### Black model

The Black model (sometimes known as the Black-76 model) is a variant (and
more general form) of the Black-Scholes option pricing model. It is widely
used in the futures market and interest rate market for pricing options. It
was first presented in a paper written by Fischer Black in 1976.
The derivation of pricing formulas in the model follows that of the
Black-Scholes model almost exactly. The assumption that the spot price
follows a log-normal process is replaced by the assumption that the forward
price follows such a process. From there the derivation is identical and so
the final formula is the same except that the spot price is replaced by the
forward. The forward price represents the expected future value discounted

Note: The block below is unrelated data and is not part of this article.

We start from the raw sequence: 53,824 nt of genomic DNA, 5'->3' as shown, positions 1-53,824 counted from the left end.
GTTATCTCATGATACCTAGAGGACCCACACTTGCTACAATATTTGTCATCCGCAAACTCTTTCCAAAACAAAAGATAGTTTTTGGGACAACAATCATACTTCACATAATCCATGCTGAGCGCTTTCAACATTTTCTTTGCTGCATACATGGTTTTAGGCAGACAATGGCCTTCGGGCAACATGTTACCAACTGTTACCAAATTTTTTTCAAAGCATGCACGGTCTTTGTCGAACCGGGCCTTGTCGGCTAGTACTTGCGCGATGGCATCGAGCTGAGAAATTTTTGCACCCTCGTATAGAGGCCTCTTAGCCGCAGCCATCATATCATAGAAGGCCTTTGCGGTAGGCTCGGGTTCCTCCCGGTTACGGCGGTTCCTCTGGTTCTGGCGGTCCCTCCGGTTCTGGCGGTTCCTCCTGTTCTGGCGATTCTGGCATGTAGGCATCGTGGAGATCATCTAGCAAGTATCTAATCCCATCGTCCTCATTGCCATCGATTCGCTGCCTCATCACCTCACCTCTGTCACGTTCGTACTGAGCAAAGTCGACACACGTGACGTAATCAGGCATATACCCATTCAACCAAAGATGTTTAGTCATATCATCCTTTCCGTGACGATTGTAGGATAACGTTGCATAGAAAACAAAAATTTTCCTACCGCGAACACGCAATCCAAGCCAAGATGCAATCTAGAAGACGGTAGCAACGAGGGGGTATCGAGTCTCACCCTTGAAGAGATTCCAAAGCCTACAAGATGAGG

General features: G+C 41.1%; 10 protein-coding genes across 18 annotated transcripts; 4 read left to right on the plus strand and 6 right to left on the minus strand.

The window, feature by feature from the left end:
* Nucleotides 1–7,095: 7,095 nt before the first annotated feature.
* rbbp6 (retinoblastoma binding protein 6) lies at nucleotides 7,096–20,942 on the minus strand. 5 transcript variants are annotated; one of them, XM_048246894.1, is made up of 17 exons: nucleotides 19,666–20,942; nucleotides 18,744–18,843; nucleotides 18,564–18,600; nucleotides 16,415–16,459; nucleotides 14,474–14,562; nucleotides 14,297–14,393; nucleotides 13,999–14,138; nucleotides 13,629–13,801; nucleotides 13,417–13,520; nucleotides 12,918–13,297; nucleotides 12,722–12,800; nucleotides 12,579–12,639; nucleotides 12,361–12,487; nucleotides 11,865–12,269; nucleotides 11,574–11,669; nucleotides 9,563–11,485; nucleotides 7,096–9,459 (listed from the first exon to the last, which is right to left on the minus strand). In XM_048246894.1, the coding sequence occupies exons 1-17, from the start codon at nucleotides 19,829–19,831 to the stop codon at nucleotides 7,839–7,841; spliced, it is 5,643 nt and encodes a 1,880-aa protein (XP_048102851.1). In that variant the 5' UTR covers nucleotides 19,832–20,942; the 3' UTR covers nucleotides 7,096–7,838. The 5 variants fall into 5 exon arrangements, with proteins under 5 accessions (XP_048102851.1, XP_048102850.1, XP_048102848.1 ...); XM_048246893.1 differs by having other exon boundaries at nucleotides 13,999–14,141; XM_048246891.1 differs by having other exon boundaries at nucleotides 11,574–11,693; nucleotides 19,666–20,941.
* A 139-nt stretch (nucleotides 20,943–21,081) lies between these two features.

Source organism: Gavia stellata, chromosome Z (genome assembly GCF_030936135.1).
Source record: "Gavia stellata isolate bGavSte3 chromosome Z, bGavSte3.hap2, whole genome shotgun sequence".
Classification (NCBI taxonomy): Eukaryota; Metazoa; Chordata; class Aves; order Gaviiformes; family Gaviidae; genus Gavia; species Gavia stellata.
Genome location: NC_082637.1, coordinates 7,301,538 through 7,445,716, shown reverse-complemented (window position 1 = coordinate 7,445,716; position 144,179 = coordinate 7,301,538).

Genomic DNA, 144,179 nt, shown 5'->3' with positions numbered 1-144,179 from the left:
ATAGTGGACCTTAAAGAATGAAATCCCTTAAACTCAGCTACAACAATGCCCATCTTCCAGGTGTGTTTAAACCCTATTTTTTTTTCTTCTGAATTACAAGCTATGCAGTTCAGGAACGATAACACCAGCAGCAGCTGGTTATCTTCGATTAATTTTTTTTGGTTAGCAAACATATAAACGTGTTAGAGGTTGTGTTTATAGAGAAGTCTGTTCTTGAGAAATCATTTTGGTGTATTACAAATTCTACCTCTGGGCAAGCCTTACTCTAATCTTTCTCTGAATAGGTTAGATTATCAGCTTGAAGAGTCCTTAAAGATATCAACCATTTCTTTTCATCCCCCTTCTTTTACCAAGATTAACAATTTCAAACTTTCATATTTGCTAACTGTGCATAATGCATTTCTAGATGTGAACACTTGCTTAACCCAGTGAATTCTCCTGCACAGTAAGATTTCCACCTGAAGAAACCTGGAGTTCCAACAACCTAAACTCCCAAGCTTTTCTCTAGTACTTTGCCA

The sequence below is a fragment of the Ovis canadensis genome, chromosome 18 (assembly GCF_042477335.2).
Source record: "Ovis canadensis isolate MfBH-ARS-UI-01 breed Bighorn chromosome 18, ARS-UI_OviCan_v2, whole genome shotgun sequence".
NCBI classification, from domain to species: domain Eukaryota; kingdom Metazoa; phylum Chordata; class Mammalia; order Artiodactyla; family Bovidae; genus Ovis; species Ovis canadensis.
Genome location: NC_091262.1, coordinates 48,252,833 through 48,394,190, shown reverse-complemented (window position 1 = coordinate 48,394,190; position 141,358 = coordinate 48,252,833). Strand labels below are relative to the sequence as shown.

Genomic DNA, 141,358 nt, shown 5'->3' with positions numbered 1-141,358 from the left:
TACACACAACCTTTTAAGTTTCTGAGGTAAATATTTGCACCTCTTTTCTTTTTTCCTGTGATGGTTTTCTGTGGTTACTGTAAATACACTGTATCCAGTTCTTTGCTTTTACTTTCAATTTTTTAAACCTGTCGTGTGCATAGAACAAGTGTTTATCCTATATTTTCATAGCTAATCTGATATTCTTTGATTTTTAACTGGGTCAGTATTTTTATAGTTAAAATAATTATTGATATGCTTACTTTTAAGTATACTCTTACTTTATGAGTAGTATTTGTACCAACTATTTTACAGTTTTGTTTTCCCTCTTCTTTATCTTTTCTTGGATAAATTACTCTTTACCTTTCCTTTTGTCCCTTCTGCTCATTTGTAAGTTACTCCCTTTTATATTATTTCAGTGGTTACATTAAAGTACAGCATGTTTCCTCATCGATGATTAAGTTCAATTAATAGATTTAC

at the risk free rate.
Specifically the Black formula for a call option on an underlying struck at
K, expiring T years in the future is
c = e - rT(FN(d1) - KN(d2))
where
r is the risk-free interest rate
F is the current forward price of the underlying for the option
maturity
[d_1 = \frac{log(\frac{F}{K}) + \frac{\sigma^2t}{2}}{\sigma\sqrt t}]
[d_2 = d_1 - \sigma\sqrt t]
σ is the volatility of the forward price.
and N(.) is the standard cumulative Normal distribution function.
The put price is
p = e - rT(KN( - d1) - FN( - d2))